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History, routes & features: Top 5 heritage & toy trains in India

The Matheran Hill Railway was built in the period 1901-07. Uses a diesel engine and runs between the town of Neral and the hill station of Matheran

BHPian Aditya recently shared this with other enthusiasts.

India has one of the largest railway networks in the world. It's beaten to the top spot by just a handful of countries. Over the years, we have seen modern trains that run at high speeds and carry you to your destination with a great level of comfort.

However, these new, air-conditioned trains do not give you the same experience of taking in the natural beauty of the surroundings as some of the older trains do. Certain routes go through dense forests, mountains and valleys which are very picturesque and best enjoyed at a slow pace. Here's where India's heritage and toy trains come into the picture. Most of these are found in hilly tourist destinations all over the country. These trains offer an exciting experience and create memories for everyone - young and old.

Here's a list of five heritage and toy trains in India.

Matheran Hill Railway, Maharashtra

The Matheran Hill Railway was built in the period 1901-07. This train uses a diesel engine and runs between the town of Neral and the hill station of Matheran - a distance of ~21 km. It is administered by Central Railway and runs on a 610 mm narrow-gauge. The railway line and the road to Matheran cross twice. It takes about two hours and 20 minutes to complete the journey.

The journey gives you some breathtaking views of the Sahyadri mountains (Western Ghats) while it goes through forests and cliffs with ascents and descents. It has 5 stations.

Images: Source 1, source 2

Kalka-Shimla Train, Himachal Pradesh

This railway line was built between 1898 and 1903. As the name suggests, the train operates between Kalka (Haryana) and Shimla (Himachal Pradesh) covering a distance of ~96 km on a 762 mm narrow-gauge. The journey takes about 5 hours and 30 minutes and goes through 103 tunnels and 864 bridges. It passes through the Himalayas climbing from 656 m to 2,075 m offering stunning views.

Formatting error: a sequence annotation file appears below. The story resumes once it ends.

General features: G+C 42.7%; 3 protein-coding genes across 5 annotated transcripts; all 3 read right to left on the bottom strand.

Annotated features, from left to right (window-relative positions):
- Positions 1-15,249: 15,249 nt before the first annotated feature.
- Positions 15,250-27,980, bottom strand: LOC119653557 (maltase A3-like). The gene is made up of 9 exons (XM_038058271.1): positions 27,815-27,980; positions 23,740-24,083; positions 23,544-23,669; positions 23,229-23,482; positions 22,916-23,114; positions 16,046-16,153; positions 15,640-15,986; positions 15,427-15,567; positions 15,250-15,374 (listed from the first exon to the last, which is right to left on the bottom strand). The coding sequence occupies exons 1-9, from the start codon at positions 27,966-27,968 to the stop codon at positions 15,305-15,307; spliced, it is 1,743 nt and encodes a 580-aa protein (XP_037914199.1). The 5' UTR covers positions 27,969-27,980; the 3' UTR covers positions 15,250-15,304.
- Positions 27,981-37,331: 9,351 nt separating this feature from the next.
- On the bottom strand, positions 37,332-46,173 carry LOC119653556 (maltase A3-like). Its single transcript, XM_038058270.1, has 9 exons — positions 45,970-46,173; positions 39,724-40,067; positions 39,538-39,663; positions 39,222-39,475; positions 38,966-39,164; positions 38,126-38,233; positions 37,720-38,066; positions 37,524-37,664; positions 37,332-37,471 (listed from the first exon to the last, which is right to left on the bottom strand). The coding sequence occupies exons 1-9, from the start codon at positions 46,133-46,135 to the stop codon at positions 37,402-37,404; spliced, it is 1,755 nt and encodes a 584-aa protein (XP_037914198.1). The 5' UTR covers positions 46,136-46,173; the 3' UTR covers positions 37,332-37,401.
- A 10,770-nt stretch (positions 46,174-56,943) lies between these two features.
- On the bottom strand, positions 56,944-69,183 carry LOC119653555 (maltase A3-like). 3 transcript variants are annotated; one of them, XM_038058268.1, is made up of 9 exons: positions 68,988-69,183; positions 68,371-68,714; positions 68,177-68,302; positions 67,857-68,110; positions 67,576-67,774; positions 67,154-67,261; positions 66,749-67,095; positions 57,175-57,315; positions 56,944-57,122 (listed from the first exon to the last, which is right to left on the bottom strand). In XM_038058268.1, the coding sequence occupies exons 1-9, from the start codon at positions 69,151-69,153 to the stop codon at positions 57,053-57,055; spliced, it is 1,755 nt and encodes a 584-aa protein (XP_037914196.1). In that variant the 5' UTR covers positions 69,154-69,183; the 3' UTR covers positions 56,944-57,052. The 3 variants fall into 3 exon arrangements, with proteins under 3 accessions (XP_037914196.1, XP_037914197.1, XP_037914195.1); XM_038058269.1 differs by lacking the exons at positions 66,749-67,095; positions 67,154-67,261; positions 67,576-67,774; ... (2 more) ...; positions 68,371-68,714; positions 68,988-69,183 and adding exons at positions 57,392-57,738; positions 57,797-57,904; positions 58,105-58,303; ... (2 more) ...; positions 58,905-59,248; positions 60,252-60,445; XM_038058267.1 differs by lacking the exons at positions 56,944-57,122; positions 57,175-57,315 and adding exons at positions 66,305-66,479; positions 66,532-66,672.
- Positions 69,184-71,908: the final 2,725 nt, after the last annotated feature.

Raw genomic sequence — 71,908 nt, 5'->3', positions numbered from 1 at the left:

The Kalka-Shimla Train is operated by Northern Railways and is listed as a UNESCO World Heritage Site. It has 18 stations.

Images: Source 1, source 2

Nilgiri Mountain Railway, Tamil Nadu

The Nilgiri Mountain Railway took 45 years to build. It was ready for use in 1903. It runs in the state of Tamil Nadu from Mettupalaiyam to Udhagamandalam. Mettupalaiyam is at the foothills of the Nilgiri mountains with an elevation of ~330 m, while Udhagamandalam which is on the plateau at an elevation of ~2,200 m.

It uses a 1,000 mm meter gauge and the line is ~46 km long with a maximum gradient of 8.33% which is claimed to be the steepest in Asia. The train crosses 250 bridges and 16 tunnels on the way passing through dense forests, rocky terrain, and hilltops.

The Nilgiri Mountain Railway is operated by Southern Railways and is listed as a UNESCO World Heritage Site. It has 13 stations.

Images: Source 1, source 2, source 3

Kangra Valley Railway, Himachal Pradesh

The Kangra Valley Railway runs between Pathankot in Punjab to Jogindernagar in Himachal Pradesh through the sub-Himalayan region of Kangra Valley. It was built between 1888 and 1974 with the first section was opened to the public in 1929. It runs on a 762 mm narrow-gauge and is 164 km long. This makes it the longest narrow-gauge railway line in India. It goes over more than 950 bridges through 2 tunnels.

This train is operated by Northern Railway. It offers a great view of the Dhauladhar mountain range and runs along streams and through tea gardens.

The Kangra Valley Railway has 33 stations. The highest station on this line is Ahju station which is situated at an elevation of 1,290 m.

Images: Source 1, source 2

Darjeeling Himalayan Railway, West Bengal

To end the list, we have what is probably the most popular and iconic train in the country. The Darjeeling Himalayan Railway runs between New Jalpaiguri and Darjeeling in the state of West Bengal. It was built between 1879 and 1881 and runs between New Jalpaiguri which is at an elevation of ~100 m and Darjeeling which is located at an elevation of ~2,200 m. It travels through six zigzag routes and five big loops to reach higher elevations. Among the most more significant stations is Ghum, which is situated at an altitude of 2,258 m. It is India's highest railway station.

The train passes through the mountains, you can see snow-clap mountains and get a view of Kanchenjunga - the third-highest mountain in the world.

The Darjeeling Himalayan Railway uses a 610 mm gauge and covers a distance of ~84 km. It is operated by Northeast Frontier Railway and has been declared a World Heritage Site by UNESCO. It has 17 stations.

Images: Source

Matheran's proximity to Mumbai (where I stay) has given me a few opportunities to experience the Matheran train, but I haven't had a ride in any of the others. How many of these trains have you travelled on?

Check out BHPian comments for more insights and information.

 
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